The dream of homeownership has become a bit harder to achieve in these tough economic times. Now there's a nonprofit organization that's hoping to change that for those families where owning a home is always a far-fetched goal.
Family Services, Inc., a nonprofit organization based in North Charleston, S.C., is helping both the economy and those families by buying and then flipping distressed foreclosed homes and making their hopes a reality.
The program was implemented when FSI saw a need to reinvest in neighborhoods and properties that were foreclosed on the market and were in need of rehabbing. It was the perfect fit for an organization whose mission is to empower families and individuals to become and remain functionally independent. By reinvesting in neighborhoods struck by foreclosures where values have deteriorated and offering a renovated home fit for sale they can assist that neighborhood in regaining its strength and value.
"It is well-noted that strong neighborhoods have reduced crime, strong schools, higher property values and the municipality receives more funding for the infrastructure," FSI executive director David Geer told AOL Real Estate. "This is needed in our community and we believe that we have the resources and management structure to accomplish this task."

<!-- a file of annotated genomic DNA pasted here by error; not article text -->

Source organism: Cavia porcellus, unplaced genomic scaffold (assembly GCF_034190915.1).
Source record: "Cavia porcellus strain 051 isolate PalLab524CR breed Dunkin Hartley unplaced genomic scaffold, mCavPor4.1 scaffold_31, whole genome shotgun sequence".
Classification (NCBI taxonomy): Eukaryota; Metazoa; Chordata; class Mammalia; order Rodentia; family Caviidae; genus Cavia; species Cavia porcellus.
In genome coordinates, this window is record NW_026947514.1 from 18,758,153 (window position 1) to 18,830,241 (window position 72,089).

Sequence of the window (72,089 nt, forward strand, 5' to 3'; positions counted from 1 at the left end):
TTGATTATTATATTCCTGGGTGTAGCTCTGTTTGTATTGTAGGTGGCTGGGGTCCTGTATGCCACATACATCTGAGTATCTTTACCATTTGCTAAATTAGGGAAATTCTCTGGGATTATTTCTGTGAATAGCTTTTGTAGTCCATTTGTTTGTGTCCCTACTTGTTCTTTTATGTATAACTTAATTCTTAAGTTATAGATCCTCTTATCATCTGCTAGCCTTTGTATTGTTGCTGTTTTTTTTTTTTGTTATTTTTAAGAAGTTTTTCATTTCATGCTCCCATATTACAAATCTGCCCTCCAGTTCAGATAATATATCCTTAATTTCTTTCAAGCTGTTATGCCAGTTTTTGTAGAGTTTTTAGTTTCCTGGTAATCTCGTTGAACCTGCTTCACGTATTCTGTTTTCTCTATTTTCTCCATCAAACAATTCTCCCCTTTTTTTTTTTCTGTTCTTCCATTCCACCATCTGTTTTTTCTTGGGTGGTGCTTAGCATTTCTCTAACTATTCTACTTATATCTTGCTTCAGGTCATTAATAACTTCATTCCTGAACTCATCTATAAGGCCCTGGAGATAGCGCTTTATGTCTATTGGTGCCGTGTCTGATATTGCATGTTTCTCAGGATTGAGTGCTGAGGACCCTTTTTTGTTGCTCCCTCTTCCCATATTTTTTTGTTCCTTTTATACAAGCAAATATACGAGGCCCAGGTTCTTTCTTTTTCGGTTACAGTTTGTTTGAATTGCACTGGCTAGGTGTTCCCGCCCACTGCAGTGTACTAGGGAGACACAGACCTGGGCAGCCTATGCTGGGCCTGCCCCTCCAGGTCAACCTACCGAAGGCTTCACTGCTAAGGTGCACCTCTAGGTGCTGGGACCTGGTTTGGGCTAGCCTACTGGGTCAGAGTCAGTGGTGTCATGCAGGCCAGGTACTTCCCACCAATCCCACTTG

Although they've yet to sell the first home in the program, a West Ashley house bought for $38,500, then gave the three-bedroom property a rehab and makeover. The ranch home is now back on the market for $115,000. FSI purchased the home from the Neighborhood Revitalization LLC. The listing real estate company will be CARES real estate sales. The home is open for purchase to any interested parties and will be marketed like any other listed home.
"If a family which has been educated through our first time homebuyer program happens to be
In the latter case, FSI will offer post purchase counseling if the family is in agreement but it is not a condition of sale. As with all families who come through the first time homebuyer program the organization will walk hand in hand through the purchase with the buyers and answer any question that the family might have.
Although this is the pilot stage Geer projects that if the program is successful they will purchase additional homes. "It will allow FSI to continue assisting in the reinvestment in neighborhoods but not to the extent that it will impede the financial strength of the agency. We believe that homeownership in a community can be built one home at a time."
An article about this program in the Post and Courier posed the question of a possible conflict of interest which FSI defends noting that it is a common practice for non-profit developers to purchase homes from banks and then rehabilitate the home and place the home for sale.
"Any potential buyer can purchase the home and use any real estate agent they might choose and any lender they might choose," says Geer. "There are no restrictions on anyone and thus no conflict of interest."
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